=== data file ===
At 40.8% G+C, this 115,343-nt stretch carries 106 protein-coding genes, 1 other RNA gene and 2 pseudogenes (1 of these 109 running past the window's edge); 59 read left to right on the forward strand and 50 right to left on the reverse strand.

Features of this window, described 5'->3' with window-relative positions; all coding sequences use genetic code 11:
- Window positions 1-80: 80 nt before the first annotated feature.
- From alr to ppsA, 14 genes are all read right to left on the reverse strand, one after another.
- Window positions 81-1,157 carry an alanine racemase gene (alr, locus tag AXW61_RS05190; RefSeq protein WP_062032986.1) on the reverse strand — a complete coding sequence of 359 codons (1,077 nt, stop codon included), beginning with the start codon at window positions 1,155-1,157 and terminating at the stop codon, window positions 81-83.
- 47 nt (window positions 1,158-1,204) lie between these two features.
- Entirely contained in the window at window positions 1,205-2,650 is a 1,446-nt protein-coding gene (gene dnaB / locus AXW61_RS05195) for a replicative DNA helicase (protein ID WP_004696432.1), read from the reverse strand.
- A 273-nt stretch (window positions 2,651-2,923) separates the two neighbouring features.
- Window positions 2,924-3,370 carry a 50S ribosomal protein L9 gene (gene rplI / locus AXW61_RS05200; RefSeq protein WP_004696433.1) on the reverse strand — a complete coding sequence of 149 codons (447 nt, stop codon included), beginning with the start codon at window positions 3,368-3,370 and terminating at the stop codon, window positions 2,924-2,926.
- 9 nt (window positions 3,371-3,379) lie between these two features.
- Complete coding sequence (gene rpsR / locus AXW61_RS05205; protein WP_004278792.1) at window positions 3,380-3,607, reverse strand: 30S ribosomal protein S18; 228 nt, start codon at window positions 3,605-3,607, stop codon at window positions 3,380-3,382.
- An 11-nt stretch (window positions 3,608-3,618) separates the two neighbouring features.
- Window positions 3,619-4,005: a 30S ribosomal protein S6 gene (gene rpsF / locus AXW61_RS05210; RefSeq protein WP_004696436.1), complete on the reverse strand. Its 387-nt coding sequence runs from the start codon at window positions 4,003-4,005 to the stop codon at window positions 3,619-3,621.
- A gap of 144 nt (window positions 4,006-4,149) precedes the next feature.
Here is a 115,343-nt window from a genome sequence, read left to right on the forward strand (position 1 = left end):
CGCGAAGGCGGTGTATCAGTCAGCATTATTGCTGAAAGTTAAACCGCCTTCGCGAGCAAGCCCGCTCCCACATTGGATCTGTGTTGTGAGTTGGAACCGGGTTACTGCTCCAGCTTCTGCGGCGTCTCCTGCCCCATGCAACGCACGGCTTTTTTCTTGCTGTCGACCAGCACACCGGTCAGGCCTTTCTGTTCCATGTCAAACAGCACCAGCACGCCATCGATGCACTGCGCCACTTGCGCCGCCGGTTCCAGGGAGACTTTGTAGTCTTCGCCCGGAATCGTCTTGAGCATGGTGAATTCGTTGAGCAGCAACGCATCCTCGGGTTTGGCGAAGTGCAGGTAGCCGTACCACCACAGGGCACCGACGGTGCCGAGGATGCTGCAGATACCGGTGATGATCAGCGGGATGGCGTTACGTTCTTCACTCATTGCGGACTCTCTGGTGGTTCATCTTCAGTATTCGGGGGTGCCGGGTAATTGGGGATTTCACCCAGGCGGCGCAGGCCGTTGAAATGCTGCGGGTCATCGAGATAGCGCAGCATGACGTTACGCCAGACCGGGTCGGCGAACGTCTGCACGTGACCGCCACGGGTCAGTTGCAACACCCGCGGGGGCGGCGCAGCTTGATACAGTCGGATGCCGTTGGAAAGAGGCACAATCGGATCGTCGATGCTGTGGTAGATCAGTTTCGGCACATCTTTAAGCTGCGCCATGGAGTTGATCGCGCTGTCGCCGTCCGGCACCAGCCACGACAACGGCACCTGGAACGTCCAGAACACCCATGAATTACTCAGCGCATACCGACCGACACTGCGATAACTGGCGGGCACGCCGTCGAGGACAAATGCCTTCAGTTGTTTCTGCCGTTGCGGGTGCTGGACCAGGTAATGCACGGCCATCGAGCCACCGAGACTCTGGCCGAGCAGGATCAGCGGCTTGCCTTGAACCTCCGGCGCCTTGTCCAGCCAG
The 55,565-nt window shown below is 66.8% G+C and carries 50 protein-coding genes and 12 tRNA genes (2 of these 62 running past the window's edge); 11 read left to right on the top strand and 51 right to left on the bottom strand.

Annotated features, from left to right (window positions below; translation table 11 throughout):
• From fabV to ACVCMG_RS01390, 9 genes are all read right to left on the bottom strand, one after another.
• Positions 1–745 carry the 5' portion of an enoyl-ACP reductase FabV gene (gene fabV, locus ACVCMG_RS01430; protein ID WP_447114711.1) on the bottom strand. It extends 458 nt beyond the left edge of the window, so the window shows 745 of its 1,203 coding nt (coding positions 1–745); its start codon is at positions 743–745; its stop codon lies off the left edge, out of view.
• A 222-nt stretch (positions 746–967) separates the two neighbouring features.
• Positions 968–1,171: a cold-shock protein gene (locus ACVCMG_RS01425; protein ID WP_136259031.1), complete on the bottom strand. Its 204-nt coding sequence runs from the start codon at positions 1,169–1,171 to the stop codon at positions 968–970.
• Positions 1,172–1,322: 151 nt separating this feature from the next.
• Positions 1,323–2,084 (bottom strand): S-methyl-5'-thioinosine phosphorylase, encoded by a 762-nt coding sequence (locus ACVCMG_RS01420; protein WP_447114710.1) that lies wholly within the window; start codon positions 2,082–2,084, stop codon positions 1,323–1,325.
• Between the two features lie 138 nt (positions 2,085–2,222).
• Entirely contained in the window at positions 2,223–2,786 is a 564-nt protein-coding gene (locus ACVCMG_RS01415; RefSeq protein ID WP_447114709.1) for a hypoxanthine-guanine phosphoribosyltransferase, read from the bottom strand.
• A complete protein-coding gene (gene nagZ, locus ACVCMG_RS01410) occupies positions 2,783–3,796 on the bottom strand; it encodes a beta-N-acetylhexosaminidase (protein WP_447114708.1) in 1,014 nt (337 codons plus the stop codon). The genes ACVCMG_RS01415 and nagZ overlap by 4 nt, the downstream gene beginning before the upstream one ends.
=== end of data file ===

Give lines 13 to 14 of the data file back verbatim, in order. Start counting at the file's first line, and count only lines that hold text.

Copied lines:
- Window positions 3,619-4,005: a 30S ribosomal protein S6 gene (gene rpsF / locus AXW61_RS05210; RefSeq protein WP_004696436.1), complete on the reverse strand. Its 387-nt coding sequence runs from the start codon at window positions 4,003-4,005 to the stop codon at window positions 3,619-3,621.
- A gap of 144 nt (window positions 4,006-4,149) precedes the next feature.